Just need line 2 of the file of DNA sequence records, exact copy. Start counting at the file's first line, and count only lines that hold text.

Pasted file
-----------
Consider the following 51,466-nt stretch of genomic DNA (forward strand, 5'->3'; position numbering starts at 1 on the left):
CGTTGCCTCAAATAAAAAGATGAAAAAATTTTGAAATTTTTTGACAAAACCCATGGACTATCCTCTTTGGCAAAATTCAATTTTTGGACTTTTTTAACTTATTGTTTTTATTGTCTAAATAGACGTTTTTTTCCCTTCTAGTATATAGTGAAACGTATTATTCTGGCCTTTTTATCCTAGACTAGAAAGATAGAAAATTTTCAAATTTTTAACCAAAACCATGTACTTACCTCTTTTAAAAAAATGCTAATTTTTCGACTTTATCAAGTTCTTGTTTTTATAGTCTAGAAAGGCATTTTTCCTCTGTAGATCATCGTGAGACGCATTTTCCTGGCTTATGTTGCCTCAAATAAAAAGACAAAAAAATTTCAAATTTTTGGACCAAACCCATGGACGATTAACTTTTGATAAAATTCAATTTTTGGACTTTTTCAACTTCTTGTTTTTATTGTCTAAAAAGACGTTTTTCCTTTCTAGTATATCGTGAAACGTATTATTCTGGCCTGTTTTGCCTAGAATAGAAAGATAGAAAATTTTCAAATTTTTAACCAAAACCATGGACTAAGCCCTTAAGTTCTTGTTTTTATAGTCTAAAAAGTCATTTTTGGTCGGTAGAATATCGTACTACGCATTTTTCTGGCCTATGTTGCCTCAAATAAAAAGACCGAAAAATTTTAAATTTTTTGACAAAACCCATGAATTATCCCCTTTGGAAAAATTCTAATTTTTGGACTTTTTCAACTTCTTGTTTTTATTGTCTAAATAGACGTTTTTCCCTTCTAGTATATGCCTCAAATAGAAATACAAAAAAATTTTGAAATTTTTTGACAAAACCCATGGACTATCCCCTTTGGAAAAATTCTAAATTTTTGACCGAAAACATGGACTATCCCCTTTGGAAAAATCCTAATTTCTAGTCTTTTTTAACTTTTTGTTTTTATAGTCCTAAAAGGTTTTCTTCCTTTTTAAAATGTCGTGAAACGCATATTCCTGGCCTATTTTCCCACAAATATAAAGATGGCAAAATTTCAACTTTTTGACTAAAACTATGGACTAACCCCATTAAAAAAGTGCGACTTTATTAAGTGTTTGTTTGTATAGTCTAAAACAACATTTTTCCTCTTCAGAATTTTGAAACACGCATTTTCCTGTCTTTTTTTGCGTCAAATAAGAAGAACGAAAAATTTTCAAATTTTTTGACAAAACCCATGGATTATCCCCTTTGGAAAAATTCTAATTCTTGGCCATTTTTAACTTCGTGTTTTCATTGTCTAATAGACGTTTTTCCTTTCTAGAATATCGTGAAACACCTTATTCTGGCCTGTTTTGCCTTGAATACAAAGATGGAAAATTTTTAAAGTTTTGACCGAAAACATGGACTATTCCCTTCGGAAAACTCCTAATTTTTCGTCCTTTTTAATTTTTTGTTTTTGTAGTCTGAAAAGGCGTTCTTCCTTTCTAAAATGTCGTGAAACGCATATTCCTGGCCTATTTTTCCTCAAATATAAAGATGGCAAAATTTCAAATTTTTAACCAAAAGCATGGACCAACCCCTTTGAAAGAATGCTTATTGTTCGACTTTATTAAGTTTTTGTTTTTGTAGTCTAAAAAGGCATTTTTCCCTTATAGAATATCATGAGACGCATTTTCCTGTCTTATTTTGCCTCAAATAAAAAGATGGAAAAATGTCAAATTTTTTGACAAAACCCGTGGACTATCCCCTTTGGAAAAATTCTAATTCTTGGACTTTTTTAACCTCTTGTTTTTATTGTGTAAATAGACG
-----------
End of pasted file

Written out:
CGTTGCCTCAAATAAAAAGATGAAAAAATTTTGAAATTTTTTGACAAAACCCATGGACTATCCTCTTTGGCAAAATTCAATTTTTGGACTTTTTTAACTTATTGTTTTTATTGTCTAAATAGACGTTTTTTTCCCTTCTAGTATATAGTGAAACGTATTATTCTGGCCTTTTTATCCTAGACTAGAAAGATAGAAAATTTTCAAATTTTTAACCAAAACCATGTACTTACCTCTTTTAAAAAAATGCTAATTTTTCGACTTTATCAAGTTCTTGTTTTTATAGTCTAGAAAGGCATTTTTCCTCTGTAGATCATCGTGAGACGCATTTTCCTGGCTTATGTTGCCTCAAATAAAAAGACAAAAAAATTTCAAATTTTTGGACCAAACCCATGGACGATTAACTTTTGATAAAATTCAATTTTTGGACTTTTTCAACTTCTTGTTTTTATTGTCTAAAAAGACGTTTTTCCTTTCTAGTATATCGTGAAACGTATTATTCTGGCCTGTTTTGCCTAGAATAGAAAGATAGAAAATTTTCAAATTTTTAACCAAAACCATGGACTAAGCCCTTAAGTTCTTGTTTTTATAGTCTAAAAAGTCATTTTTGGTCGGTAGAATATCGTACTACGCATTTTTCTGGCCTATGTTGCCTCAAATAAAAAGACCGAAAAATTTTAAATTTTTTGACAAAACCCATGAATTATCCCCTTTGGAAAAATTCTAATTTTTGGACTTTTTCAACTTCTTGTTTTTATTGTCTAAATAGACGTTTTTCCCTTCTAGTATATGCCTCAAATAGAAATACAAAAAAATTTTGAAATTTTTTGACAAAACCCATGGACTATCCCCTTTGGAAAAATTCTAAATTTTTGACCGAAAACATGGACTATCCCCTTTGGAAAAATCCTAATTTCTAGTCTTTTTTAACTTTTTGTTTTTATAGTCCTAAAAGGTTTTCTTCCTTTTTAAAATGTCGTGAAACGCATATTCCTGGCCTATTTTCCCACAAATATAAAGATGGCAAAATTTCAACTTTTTGACTAAAACTATGGACTAACCCCATTAAAAAAGTGCGACTTTATTAAGTGTTTGTTTGTATAGTCTAAAACAACATTTTTCCTCTTCAGAATTTTGAAACACGCATTTTCCTGTCTTTTTTTGCGTCAAATAAGAAGAACGAAAAATTTTCAAATTTTTTGACAAAACCCATGGATTATCCCCTTTGGAAAAATTCTAATTCTTGGCCATTTTTAACTTCGTGTTTTCATTGTCTAATAGACGTTTTTCCTTTCTAGAATATCGTGAAACACCTTATTCTGGCCTGTTTTGCCTTGAATACAAAGATGGAAAATTTTTAAAGTTTTGACCGAAAACATGGACTATTCCCTTCGGAAAACTCCTAATTTTTCGTCCTTTTTAATTTTTTGTTTTTGTAGTCTGAAAAGGCGTTCTTCCTTTCTAAAATGTCGTGAAACGCATATTCCTGGCCTATTTTTCCTCAAATATAAAGATGGCAAAATTTCAAATTTTTAACCAAAAGCATGGACCAACCCCTTTGAAAGAATGCTTATTGTTCGACTTTATTAAGTTTTTGTTTTTGTAGTCTAAAAAGGCATTTTTCCCTTATAGAATATCATGAGACGCATTTTCCTGTCTTATTTTGCCTCAAATAAAAAGATGGAAAAATGTCAAATTTTTTGACAAAACCCGTGGACTATCCCCTTTGGAAAAATTCTAATTCTTGGACTTTTTTAACCTCTTGTTTTTATTGTGTAAATAGACG